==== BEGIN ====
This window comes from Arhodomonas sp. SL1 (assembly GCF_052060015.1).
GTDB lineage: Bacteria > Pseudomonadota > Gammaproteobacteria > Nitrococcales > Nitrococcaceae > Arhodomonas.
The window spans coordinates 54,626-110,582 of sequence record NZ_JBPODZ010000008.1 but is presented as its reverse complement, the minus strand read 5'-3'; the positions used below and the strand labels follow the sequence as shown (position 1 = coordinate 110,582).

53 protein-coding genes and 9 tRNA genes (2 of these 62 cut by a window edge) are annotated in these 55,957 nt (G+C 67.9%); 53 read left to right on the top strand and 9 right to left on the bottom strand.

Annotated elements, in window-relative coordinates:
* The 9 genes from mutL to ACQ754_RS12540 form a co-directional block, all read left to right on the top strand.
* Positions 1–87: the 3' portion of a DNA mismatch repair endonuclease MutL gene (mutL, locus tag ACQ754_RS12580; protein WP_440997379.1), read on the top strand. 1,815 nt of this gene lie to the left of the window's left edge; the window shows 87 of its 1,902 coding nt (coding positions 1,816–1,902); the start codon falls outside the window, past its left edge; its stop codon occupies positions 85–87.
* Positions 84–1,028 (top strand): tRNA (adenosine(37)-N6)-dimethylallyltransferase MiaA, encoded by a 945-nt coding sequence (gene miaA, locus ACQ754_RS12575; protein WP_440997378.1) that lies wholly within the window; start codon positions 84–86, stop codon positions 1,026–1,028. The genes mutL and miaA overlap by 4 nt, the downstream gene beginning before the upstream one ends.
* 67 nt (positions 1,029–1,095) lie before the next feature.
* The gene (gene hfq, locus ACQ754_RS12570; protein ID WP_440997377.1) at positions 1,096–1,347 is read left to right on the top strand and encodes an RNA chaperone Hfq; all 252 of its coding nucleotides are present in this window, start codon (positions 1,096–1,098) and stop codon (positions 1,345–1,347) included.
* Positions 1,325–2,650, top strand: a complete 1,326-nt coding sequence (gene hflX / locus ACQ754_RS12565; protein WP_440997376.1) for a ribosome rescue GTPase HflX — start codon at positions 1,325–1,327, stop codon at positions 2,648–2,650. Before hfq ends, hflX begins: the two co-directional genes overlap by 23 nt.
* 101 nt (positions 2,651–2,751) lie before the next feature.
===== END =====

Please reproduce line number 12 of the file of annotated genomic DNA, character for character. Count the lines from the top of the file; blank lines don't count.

* 101 nt (positions 2,651–2,751) lie before the next feature.